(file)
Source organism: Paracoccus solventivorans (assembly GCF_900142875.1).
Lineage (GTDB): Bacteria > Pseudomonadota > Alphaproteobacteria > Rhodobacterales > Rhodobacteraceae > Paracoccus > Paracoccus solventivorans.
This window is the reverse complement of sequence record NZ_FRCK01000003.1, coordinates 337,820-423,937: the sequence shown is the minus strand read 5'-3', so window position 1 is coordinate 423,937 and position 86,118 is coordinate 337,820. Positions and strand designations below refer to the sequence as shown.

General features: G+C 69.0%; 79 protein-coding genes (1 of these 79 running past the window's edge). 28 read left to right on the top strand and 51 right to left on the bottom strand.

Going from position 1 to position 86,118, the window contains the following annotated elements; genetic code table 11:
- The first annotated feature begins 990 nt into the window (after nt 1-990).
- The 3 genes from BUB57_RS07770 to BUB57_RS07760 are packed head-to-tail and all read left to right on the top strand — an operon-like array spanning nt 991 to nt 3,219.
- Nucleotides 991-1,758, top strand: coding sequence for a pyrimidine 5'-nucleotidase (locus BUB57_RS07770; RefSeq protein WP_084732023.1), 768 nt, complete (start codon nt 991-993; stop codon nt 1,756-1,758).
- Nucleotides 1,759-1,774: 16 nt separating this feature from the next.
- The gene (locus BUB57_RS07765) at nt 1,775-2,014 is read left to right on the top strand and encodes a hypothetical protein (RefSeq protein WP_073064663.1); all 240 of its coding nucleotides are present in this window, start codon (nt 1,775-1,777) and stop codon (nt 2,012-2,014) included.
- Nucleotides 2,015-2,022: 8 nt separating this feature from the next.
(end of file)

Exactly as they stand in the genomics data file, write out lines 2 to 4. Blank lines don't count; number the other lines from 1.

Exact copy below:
Lineage (GTDB): Bacteria > Pseudomonadota > Alphaproteobacteria > Rhodobacterales > Rhodobacteraceae > Paracoccus > Paracoccus solventivorans.
This window is the reverse complement of sequence record NZ_FRCK01000003.1, coordinates 337,820-423,937: the sequence shown is the minus strand read 5'-3', so window position 1 is coordinate 423,937 and position 86,118 is coordinate 337,820. Positions and strand designations below refer to the sequence as shown.

General features: G+C 69.0%; 79 protein-coding genes (1 of these 79 running past the window's edge). 28 read left to right on the top strand and 51 right to left on the bottom strand.